Simplified: The Sioux Falls school board is asking the state to waive its rule requiring long-term substitute teachers to have a South Dakota teaching license because it can't find enough people with licenses to fill those substitute jobs.
Why it matters
- While requesting waivers from administrative rules is a relatively common practice, this is the first time the district is requesting a waiver related to long-term substitutes, Human Resources Director Becky Dorman told school board members Monday. Dorman also noted that the rule itself is new.
- School Board President Cynthia Mickelson said this is just another indicator of workforce challenges facing the school district.
- In addition to the substitute waiver, the district is also seeing an uptick in the need for waivers allowing teachers who haven't yet completed certification to start teaching anyway on the promise they'll be certified within two years. These waivers are often called "plans of intent."
"In the past couple years we've had a spike in the total number of plans of intent," Dorman told board members Monday.
What's the rule the state needs a waiver for?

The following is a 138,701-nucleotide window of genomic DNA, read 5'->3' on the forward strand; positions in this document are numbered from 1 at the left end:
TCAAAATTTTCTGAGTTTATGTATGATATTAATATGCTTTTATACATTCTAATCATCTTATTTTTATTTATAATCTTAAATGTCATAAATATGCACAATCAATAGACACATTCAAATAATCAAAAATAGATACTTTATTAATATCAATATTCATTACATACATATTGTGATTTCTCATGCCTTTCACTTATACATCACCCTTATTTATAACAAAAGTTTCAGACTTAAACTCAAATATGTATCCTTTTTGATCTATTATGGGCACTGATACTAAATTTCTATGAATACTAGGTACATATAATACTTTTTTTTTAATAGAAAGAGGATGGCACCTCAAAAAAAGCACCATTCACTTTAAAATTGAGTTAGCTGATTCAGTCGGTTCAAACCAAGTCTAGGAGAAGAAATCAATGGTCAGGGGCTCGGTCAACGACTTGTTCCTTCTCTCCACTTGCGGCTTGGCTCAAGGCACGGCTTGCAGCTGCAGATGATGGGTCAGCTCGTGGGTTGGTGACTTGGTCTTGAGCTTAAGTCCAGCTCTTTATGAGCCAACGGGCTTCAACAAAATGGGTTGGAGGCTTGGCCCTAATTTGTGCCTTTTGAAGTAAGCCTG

State administrative rules (linked here) say long-term substitutes – defined as someone teaching more than 45 cumulative days – should have a teaching license.
- But Dorman said the district just doesn't have that many licensed teachers in it's long-term substitute pool. Many of the licensed subs are retired teachers who aren't looking to pick up a long-term assignment.
What's the scope of this?
During the first semester of the current school year, the Sioux Falls School District employed 11 long-term substitutes who taught more than 45 days and who didn't have a valid South Dakota teaching certificate.
What happens next?
The board unanimously voted to apply for the waivers, which now move on to the state for approval.